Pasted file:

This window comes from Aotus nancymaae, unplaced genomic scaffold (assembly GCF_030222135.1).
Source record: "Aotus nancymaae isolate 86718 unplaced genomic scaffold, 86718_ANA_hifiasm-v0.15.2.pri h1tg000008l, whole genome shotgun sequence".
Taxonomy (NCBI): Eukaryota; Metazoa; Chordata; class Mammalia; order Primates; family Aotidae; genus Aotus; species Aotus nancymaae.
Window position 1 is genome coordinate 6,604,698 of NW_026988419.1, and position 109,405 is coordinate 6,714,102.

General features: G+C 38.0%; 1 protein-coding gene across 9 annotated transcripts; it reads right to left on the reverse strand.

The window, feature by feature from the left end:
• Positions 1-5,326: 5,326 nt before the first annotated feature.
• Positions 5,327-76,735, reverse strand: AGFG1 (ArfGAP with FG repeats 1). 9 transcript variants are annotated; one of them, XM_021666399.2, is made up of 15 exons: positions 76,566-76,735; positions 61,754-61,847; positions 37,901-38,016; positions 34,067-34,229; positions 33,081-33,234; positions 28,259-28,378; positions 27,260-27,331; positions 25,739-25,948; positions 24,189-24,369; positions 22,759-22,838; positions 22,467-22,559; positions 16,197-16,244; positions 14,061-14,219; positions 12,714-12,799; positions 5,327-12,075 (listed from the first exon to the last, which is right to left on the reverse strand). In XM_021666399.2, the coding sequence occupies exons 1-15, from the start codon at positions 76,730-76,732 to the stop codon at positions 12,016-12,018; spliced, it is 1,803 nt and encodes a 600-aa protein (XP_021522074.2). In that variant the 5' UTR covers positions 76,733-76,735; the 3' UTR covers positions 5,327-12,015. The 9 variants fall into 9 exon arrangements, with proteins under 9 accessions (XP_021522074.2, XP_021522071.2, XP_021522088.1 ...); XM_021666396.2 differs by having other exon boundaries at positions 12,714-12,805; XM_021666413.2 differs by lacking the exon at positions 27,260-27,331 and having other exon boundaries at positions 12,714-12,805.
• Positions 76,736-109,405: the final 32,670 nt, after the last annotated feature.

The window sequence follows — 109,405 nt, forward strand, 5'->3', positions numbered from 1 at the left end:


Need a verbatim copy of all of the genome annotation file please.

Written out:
This window comes from Aotus nancymaae, unplaced genomic scaffold (assembly GCF_030222135.1).
Source record: "Aotus nancymaae isolate 86718 unplaced genomic scaffold, 86718_ANA_hifiasm-v0.15.2.pri h1tg000008l, whole genome shotgun sequence".
Taxonomy (NCBI): Eukaryota; Metazoa; Chordata; class Mammalia; order Primates; family Aotidae; genus Aotus; species Aotus nancymaae.
Window position 1 is genome coordinate 6,604,698 of NW_026988419.1, and position 109,405 is coordinate 6,714,102.

General features: G+C 38.0%; 1 protein-coding gene across 9 annotated transcripts; it reads right to left on the reverse strand.

The window, feature by feature from the left end:
• Positions 1-5,326: 5,326 nt before the first annotated feature.
• Positions 5,327-76,735, reverse strand: AGFG1 (ArfGAP with FG repeats 1). 9 transcript variants are annotated; one of them, XM_021666399.2, is made up of 15 exons: positions 76,566-76,735; positions 61,754-61,847; positions 37,901-38,016; positions 34,067-34,229; positions 33,081-33,234; positions 28,259-28,378; positions 27,260-27,331; positions 25,739-25,948; positions 24,189-24,369; positions 22,759-22,838; positions 22,467-22,559; positions 16,197-16,244; positions 14,061-14,219; positions 12,714-12,799; positions 5,327-12,075 (listed from the first exon to the last, which is right to left on the reverse strand). In XM_021666399.2, the coding sequence occupies exons 1-15, from the start codon at positions 76,730-76,732 to the stop codon at positions 12,016-12,018; spliced, it is 1,803 nt and encodes a 600-aa protein (XP_021522074.2). In that variant the 5' UTR covers positions 76,733-76,735; the 3' UTR covers positions 5,327-12,015. The 9 variants fall into 9 exon arrangements, with proteins under 9 accessions (XP_021522074.2, XP_021522071.2, XP_021522088.1 ...); XM_021666396.2 differs by having other exon boundaries at positions 12,714-12,805; XM_021666413.2 differs by lacking the exon at positions 27,260-27,331 and having other exon boundaries at positions 12,714-12,805.
• Positions 76,736-109,405: the final 32,670 nt, after the last annotated feature.

The window sequence follows — 109,405 nt, forward strand, 5'->3', positions numbered from 1 at the left end: